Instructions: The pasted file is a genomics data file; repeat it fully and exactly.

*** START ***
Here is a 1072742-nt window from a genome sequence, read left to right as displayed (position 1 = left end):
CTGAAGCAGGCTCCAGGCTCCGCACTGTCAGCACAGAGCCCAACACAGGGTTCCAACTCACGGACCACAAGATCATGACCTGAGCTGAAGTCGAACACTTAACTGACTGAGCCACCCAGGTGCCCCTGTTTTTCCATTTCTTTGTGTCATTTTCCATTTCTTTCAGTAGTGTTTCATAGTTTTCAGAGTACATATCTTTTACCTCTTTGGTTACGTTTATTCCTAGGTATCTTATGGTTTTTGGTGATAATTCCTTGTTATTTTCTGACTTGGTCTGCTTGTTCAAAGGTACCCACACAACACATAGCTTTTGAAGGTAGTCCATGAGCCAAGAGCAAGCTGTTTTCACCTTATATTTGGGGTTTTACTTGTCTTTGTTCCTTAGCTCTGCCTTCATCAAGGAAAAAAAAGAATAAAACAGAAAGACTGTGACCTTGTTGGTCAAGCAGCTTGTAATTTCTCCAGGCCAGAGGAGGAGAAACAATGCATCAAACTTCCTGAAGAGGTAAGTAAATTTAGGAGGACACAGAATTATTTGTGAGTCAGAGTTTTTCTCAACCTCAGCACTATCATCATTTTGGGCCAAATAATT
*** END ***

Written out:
Here is a 1072742-nt window from a genome sequence, read left to right as displayed (position 1 = left end):
CTGAAGCAGGCTCCAGGCTCCGCACTGTCAGCACAGAGCCCAACACAGGGTTCCAACTCACGGACCACAAGATCATGACCTGAGCTGAAGTCGAACACTTAACTGACTGAGCCACCCAGGTGCCCCTGTTTTTCCATTTCTTTGTGTCATTTTCCATTTCTTTCAGTAGTGTTTCATAGTTTTCAGAGTACATATCTTTTACCTCTTTGGTTACGTTTATTCCTAGGTATCTTATGGTTTTTGGTGATAATTCCTTGTTATTTTCTGACTTGGTCTGCTTGTTCAAAGGTACCCACACAACACATAGCTTTTGAAGGTAGTCCATGAGCCAAGAGCAAGCTGTTTTCACCTTATATTTGGGGTTTTACTTGTCTTTGTTCCTTAGCTCTGCCTTCATCAAGGAAAAAAAAGAATAAAACAGAAAGACTGTGACCTTGTTGGTCAAGCAGCTTGTAATTTCTCCAGGCCAGAGGAGGAGAAACAATGCATCAAACTTCCTGAAGAGGTAAGTAAATTTAGGAGGACACAGAATTATTTGTGAGTCAGAGTTTTTCTCAACCTCAGCACTATCATCATTTTGGGCCAAATAATT